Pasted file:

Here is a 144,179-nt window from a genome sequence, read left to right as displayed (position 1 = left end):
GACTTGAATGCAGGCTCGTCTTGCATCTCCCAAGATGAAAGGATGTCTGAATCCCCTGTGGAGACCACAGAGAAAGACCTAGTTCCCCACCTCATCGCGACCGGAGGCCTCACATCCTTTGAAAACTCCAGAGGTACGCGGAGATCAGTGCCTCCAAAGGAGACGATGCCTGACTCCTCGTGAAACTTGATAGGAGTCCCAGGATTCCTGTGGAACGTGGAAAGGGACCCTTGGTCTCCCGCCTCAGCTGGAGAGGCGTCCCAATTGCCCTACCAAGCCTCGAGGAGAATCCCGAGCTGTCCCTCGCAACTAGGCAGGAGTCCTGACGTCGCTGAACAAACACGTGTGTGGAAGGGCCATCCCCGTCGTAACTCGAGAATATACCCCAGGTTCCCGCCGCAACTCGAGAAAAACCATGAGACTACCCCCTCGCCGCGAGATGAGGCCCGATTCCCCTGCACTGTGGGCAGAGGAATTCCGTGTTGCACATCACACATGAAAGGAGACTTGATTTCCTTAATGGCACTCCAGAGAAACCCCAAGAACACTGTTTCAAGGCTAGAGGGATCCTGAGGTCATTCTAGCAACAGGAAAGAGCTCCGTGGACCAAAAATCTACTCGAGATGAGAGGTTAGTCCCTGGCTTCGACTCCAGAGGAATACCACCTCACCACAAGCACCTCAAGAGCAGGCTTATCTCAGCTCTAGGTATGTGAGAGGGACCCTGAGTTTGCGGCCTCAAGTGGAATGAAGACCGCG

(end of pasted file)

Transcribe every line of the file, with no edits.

Here is a 144,179-nt window from a genome sequence, read left to right as displayed (position 1 = left end):
GACTTGAATGCAGGCTCGTCTTGCATCTCCCAAGATGAAAGGATGTCTGAATCCCCTGTGGAGACCACAGAGAAAGACCTAGTTCCCCACCTCATCGCGACCGGAGGCCTCACATCCTTTGAAAACTCCAGAGGTACGCGGAGATCAGTGCCTCCAAAGGAGACGATGCCTGACTCCTCGTGAAACTTGATAGGAGTCCCAGGATTCCTGTGGAACGTGGAAAGGGACCCTTGGTCTCCCGCCTCAGCTGGAGAGGCGTCCCAATTGCCCTACCAAGCCTCGAGGAGAATCCCGAGCTGTCCCTCGCAACTAGGCAGGAGTCCTGACGTCGCTGAACAAACACGTGTGTGGAAGGGCCATCCCCGTCGTAACTCGAGAATATACCCCAGGTTCCCGCCGCAACTCGAGAAAAACCATGAGACTACCCCCTCGCCGCGAGATGAGGCCCGATTCCCCTGCACTGTGGGCAGAGGAATTCCGTGTTGCACATCACACATGAAAGGAGACTTGATTTCCTTAATGGCACTCCAGAGAAACCCCAAGAACACTGTTTCAAGGCTAGAGGGATCCTGAGGTCATTCTAGCAACAGGAAAGAGCTCCGTGGACCAAAAATCTACTCGAGATGAGAGGTTAGTCCCTGGCTTCGACTCCAGAGGAATACCACCTCACCACAAGCACCTCAAGAGCAGGCTTATCTCAGCTCTAGGTATGTGAGAGGGACCCTGAGTTTGCGGCCTCAAGTGGAATGAAGACCGCG